Listen, there are plenty of flaws with Grudge Match. The direction is completely uninspired. The screenplay leaves a lot to be desired. The story is at least somewhat preposterous. But I will say this: Grudge Match is almost everything those who wanted to see Grudge Match want it to be. Sylvester Stallone pays due homage to his iconic boxing character, and Robert De Niro actually gives it his all in a comedy as deserving of his time and talent as the many paycheck-grabs he’s made over the last 20 years where he did much, much less.
Boosted by strong supporting turns from Alan Arkin and Kevin Hart, Grudge Match was conceived and written well before the two stars were attached, and it plays out as such. Sure, there’s a nod or two to Rocky, such as when Stallone’s character, Henry “Razor” Sharp tries to punch some hanging beef before Arkin’s trainer, Louis “Lightning” Conlon, stop him. Raging Bull also gets a good reference when De Niro’s retired boxer Billy “the Kid” McDonnen, now a restaurateur, does a stand-up routine a la Jake LaMotta’s second career. They’re not too tired even when they are obvious.
Same goes for the fighters. As two long retired boxers nursing a grudge over a rubber match that never happened, Stallone and De Niro are more than up for one more fight. Say what you will about the actor/ writer/ director/ producer/ singer Stallone—he always gives it his best. Still in impeccable physical shape, the veteran action star (whose third entry in The Expendables franchise arrives in August) brings his best left hook to every scene, moving, shaking, and lightly joking with his costars. He and De Niro build a realistic rivalry with real hatred brewing behind their eyes instead of just shouting and relying on the premise to do the work for them.
More surprising is De Niro, an actor with undoubtedly more respect than his co-star, but who’s also known for coasting on his cred. Not here. The two-time Oscar winner is alive throughout the nearly two-hour run-time of Grudge Match. I don’t know if it was the physical demands of the role or the comedic elements that bring out the near best of De Niro. Perhaps his roles in David O. Russell films over the past few years have given him a second wind. No matter what it was, I’m glad it worked.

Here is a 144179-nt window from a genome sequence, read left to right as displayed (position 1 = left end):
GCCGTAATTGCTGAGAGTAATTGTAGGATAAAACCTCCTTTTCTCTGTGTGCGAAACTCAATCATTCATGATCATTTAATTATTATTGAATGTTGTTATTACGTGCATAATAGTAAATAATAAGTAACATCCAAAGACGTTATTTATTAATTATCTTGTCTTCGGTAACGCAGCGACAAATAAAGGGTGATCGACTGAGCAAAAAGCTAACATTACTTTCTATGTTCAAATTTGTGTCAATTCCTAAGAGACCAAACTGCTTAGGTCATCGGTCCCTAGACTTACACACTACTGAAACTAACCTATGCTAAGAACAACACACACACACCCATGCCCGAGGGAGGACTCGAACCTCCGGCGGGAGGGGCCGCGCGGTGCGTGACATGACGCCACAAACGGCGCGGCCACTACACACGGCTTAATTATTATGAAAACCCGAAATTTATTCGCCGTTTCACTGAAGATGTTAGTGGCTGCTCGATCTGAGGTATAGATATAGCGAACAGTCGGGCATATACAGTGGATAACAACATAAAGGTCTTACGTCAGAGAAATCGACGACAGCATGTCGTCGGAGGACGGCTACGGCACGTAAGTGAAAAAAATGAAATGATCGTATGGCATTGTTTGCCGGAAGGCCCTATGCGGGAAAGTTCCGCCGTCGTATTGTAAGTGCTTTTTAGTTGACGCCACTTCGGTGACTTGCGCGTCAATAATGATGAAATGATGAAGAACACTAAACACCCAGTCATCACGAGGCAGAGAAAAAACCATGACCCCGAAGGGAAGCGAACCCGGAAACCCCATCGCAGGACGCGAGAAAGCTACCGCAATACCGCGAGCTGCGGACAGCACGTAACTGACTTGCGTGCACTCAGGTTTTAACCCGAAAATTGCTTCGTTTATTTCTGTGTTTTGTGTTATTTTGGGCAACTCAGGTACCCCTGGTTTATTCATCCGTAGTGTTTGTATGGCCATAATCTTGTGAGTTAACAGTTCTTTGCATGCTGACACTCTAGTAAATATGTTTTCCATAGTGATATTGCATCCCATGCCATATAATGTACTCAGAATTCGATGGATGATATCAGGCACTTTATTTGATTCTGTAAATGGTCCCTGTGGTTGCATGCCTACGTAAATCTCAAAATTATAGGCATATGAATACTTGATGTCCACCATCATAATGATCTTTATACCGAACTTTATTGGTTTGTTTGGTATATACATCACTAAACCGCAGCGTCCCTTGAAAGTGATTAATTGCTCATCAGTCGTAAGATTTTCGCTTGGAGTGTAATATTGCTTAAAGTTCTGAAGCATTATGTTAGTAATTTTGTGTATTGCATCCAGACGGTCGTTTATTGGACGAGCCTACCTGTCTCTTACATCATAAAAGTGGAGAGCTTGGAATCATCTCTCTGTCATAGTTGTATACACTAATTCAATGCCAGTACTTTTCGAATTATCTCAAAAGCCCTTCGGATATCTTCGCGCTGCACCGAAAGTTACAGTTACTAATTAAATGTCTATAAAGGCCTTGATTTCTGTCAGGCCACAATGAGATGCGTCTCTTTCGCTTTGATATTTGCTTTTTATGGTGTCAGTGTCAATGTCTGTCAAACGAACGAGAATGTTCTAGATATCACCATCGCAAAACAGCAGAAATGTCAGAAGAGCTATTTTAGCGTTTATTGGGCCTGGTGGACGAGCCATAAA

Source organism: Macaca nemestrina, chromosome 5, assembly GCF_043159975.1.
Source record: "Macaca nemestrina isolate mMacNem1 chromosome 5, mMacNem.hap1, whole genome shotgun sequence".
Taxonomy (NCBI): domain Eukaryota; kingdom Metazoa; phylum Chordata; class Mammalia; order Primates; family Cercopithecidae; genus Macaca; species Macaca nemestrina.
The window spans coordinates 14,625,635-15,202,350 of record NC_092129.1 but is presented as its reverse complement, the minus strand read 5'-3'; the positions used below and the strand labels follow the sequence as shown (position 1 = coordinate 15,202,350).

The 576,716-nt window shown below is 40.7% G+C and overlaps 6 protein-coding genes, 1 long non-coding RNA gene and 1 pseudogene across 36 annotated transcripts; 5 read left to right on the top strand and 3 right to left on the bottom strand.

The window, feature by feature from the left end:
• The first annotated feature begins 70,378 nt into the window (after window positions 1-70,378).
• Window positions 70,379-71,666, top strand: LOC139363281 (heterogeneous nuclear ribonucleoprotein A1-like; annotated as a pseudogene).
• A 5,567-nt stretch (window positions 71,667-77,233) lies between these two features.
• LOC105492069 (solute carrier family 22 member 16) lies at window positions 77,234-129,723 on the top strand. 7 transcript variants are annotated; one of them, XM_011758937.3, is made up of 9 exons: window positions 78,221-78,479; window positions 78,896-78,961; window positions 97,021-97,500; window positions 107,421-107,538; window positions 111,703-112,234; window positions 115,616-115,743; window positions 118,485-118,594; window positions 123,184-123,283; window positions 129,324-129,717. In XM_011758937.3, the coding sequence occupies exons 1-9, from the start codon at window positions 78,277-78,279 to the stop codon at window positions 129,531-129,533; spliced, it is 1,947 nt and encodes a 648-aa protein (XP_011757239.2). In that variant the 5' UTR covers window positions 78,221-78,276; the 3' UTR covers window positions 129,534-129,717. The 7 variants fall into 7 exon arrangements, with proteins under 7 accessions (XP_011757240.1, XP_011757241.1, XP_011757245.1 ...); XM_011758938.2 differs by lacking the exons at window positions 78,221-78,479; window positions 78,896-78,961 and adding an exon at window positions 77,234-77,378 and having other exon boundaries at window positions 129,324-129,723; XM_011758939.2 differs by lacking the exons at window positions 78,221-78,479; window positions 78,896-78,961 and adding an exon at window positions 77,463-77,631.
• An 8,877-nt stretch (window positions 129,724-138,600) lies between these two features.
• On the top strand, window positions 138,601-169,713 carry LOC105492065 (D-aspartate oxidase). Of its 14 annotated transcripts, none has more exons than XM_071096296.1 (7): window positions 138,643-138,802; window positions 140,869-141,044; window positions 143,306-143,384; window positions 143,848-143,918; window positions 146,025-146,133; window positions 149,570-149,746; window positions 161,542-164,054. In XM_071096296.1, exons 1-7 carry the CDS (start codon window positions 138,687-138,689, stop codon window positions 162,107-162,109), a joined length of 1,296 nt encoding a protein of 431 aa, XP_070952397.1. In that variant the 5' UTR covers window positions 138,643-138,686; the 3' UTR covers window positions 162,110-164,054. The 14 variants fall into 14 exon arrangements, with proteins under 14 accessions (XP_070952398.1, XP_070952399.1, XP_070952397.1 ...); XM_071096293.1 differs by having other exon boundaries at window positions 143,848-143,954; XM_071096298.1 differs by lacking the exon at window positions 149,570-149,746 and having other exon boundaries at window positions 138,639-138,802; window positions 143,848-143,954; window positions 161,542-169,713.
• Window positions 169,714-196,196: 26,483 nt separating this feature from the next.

If it hadn’t, we would have seen much, much more of Kevin Hart. Now, there’s nothing wrong with more of America’s new favorite funnyman, but his scenes in Grudge Match are borderline extraneous already. Searching for that coveted four quadrant audience and wisely suspecting two AARP level actors wouldn’t draw in the young portion of families, Warner Bros upped Hart’s role, playing it up in the trailers and half-assedly fleshing out a back story for his character.
For once, I’m glad they did. Hart is the ideal foil for De Niro and Stallone, with brash exuberance overwhelming their initially lackadaisical attitudes. The comedian who recently rocketed to the financial A-list earns what was certainly a decent paycheck here, and makes his extra screentime worth watching with his quick wit/line readings. Later, he’s given a few key scenes with Alan Arkin, and the real or acted dismissal of each other’s value is incredibly fun to watch, even in limited doses.
Hart was so appreciated by the filmmakers—for what they hoped would make them more money—they included two special features on him. One is basically a big thank you to Hart and the other showcases alternate jokes and takes. They’re not better than what’s on film, but a welcome addition for fans. Same goes for the alternate opening, closing, and deleted scenes. They’re worth looking at—especially the endings which include the other two possible outcomes of the climactic fight—but they’re not stunning.
The real gem is the 14-minute making of which takes us behind the scenes for De Niro and Stallone’s training sessions, the choreography of the final bout (that Sly did himself), and much more. Every actor shows up as a talking head, as do a few members of the crew.
What Grudge Match comes down to is you, the viewer. If you go in with preconceived animosity for the premise or stars, you’ll find a way to laugh off the movie instead of laughing at it. The rest of us will embrace the efforts of these aging greats, and appreciate Rocky’s creed one more time: it ain’t over ‘til it’s over.